Seniors First in District to Graduate Early with Associate Degree
STUDENTS | December 10, 2018
Seniors First in District to Graduate Early with Associate Degree

Goode Academy seniors, Devin Thomas and Cheyenne Henry, are best friends and classmates, and later this month they will not only be graduating high school a semester early, but they’re doing it with their associate degree, too.

The 17-year-olds are the first in the district to achieve this accomplishment and said their friendship and friendly competition helped push them to the finish line.

On the day of the interview, they even matched, but through contagious laughter, insisted it wasn’t planned.

As top students, Thomas has a 5.1 GPA and Henry, a 4.38, the two said they’ve always been “down-to-earth” and “humble.”

They began participating in the Dual Credit/Dual Enrollment program, a program that is offered at many other CPS high schools, their sophomore year.  As a part of the program, they’ve been taking rigorous college-level courses at Daley College since their junior year, including summer sessions.

“It took hard work and we took a lot of summer classes, but it was honestly worth it,” said Henry. “When I started freshman year, I planned to get some college credits, but I never thought I would take it this far and get my associate degree, and then [graduate high school] early on top of that. It feels great.”

Thomas agreed.

“My anticipation was to get my associate degree by the time I graduated, but I never anticipated to graduate early, and make history at that,” he said.

Each year, students who meet a minimum 2.5 GPA and 90% attendance requirement are invited to take the City Colleges of Chicago placement test to get into the program.  Goode currently has 137 students taking dual credit and dual enrollment classes in the spring. Approximately 15 students will graduate with their associate degree in the spring.

Thomas said that classes had been going so well, and much easier than he expected.

“I first challenged myself freshman year like, ‘Let’s get all A’s and just see what’s going to happen,’” he said. “Last year I had six classes and got four A’s and two B’s. I was very satisfied and it proved to me to keep going. Why not?”

He said that was when he inquired about graduating before spring 2019.

At first, “They told me it wasn’t possible, that they haven’t had a student do it before,” he said, but after some consideration, Thomas received the answer he was looking for.

“I got an email one day saying it is possible and [Cheyenne and I] will be the first ones to do it.”

Michelle Suttmeier, program manager for Early College and STEM Initiatives at Goode, said she initially told them “no” because it had never been done before and she didn’t want them to feel “rushed” to graduate.

“After they left my office I started thinking about it and decided if they had everything in line, then why not? So I called around to ensure it would be okay, and once I was given the OK by Daley and our counseling team here, I let them know it would be fine if that’s what they wanted to do.”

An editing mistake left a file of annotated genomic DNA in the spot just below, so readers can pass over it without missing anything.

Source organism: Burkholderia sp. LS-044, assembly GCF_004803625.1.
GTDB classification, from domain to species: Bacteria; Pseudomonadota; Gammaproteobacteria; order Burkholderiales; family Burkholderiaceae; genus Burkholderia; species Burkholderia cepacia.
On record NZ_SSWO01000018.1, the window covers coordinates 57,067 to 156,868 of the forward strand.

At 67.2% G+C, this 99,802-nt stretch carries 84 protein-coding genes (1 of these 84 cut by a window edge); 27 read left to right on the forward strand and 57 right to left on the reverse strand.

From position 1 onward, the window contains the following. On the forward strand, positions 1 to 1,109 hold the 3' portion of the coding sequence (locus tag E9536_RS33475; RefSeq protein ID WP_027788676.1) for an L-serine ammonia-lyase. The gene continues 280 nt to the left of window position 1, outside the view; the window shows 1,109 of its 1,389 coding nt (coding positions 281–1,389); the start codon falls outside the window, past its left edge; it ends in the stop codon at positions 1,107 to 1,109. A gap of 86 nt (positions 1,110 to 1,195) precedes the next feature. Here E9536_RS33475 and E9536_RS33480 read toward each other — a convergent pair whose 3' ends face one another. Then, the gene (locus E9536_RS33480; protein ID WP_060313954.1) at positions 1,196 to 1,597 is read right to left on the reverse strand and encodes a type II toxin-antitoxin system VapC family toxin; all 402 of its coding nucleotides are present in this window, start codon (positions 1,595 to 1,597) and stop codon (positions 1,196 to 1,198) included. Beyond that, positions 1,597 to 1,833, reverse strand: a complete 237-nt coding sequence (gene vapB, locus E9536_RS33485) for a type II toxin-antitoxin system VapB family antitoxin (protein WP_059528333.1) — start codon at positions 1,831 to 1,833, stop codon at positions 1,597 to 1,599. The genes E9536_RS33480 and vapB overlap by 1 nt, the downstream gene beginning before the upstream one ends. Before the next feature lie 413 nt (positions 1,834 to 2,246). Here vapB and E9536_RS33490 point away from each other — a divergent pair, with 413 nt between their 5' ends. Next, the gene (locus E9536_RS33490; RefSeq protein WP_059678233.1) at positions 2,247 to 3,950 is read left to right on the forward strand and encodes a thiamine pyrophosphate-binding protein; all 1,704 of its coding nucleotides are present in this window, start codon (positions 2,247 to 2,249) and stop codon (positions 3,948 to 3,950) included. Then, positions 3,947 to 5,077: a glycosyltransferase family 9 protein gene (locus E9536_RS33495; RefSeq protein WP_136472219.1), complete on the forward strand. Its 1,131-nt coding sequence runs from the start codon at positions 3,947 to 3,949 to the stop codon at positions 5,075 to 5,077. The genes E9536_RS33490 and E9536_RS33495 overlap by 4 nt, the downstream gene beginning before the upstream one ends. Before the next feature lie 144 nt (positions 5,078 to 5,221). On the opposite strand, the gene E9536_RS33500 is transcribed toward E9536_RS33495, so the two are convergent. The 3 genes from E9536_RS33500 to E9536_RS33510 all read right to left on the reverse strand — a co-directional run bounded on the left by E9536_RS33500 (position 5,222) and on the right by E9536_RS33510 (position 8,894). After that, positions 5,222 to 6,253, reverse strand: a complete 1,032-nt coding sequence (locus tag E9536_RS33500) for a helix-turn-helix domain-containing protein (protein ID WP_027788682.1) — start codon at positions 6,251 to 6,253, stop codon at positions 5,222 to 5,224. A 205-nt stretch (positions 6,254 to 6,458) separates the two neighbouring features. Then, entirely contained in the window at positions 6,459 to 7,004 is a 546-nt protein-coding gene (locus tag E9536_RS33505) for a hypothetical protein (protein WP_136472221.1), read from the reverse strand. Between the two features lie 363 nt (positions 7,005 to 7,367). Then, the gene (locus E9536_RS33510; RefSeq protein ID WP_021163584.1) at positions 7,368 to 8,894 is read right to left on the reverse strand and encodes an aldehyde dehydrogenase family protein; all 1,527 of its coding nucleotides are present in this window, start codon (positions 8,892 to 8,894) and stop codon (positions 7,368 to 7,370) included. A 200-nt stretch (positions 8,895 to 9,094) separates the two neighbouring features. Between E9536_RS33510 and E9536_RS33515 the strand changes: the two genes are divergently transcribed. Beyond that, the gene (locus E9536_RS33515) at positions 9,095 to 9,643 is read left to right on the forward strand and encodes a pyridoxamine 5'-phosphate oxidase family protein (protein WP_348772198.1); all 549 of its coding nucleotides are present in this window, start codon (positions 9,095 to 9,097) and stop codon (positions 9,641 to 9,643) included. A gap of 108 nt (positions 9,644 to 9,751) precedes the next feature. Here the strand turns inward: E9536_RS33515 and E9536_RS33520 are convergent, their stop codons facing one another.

Thomas said he was excited to learn the news.

“Education has been one of the most important things in my household,” he said. “I have four sisters. One is grown. One’s in grad school, one’s in undergrad, and one’s a sophomore in high school. There’s always been competition.”

Henry and Thomas said they’ve been able to keep their grades up, while participating in extracurricular activities. Henry is on the majorette team, Sign Language Club, and both are a part of the National Honors Society and Phi Theta Kappa, Daley College’s honors society.

In the past, there were some challenges with juggling that and taking the college courses because of outside factors, such as family members in the hospital or a death in the family. They credit their support system, in school and at home, for helping them through it.

Suttmeier first met Thomas and Henry their freshman year as their English teacher. She would have them again for English II. When she transitioned from teacher to program manager in 2017, that’s when “I got to see Devin and Cheyenne in a new light, as thriving college-going students.”

“They are relentless about their education, mature, kind, and some of the hardest working students I know,” Suttmeier said, adding that they always find time in their busy schedules to stop by her office and say hello.

After graduating in December, Henry said she plans to “keep going.” She’s already enrolled in spring classes such as child psychology and abnormal psychology at Daley. She hasn’t yet decided on a college for the fall, but her top three choices are Harvard, Stanford and Rice University, which is in Texas. Henry said she’s leaning toward majoring in either psychology or business, but her ultimate career goal is to work as a lawyer one day.

Thomas said he’s considering Western Michigan University, Morehouse College and Drake University to pursue a Bachelor of Science in Computer Science and Business Management, but is looking forward to a short break before the fall. After graduation, he said he will continue working to save money for college.

Thomas and Henry said they encourage students, especially incoming freshmen, to not be intimidated by college and to give the Dual Credit/Dual Enrollment Program a chance.

“They hear the word ‘college’ and feel overwhelmed,” said Henry. “That’s how I felt at 14. I would tell them though, you can honestly do it. It’s really nothing to it. You just have to try.”

Thomas said his experience at Daley was better than he expected and all students should take advantage of the opportunity.

“Daley actually offers you a lot of freedom and a chance to really get to know yourself,” he said.  “It’s a great learning experience and I would push everybody to at least try to take the test.”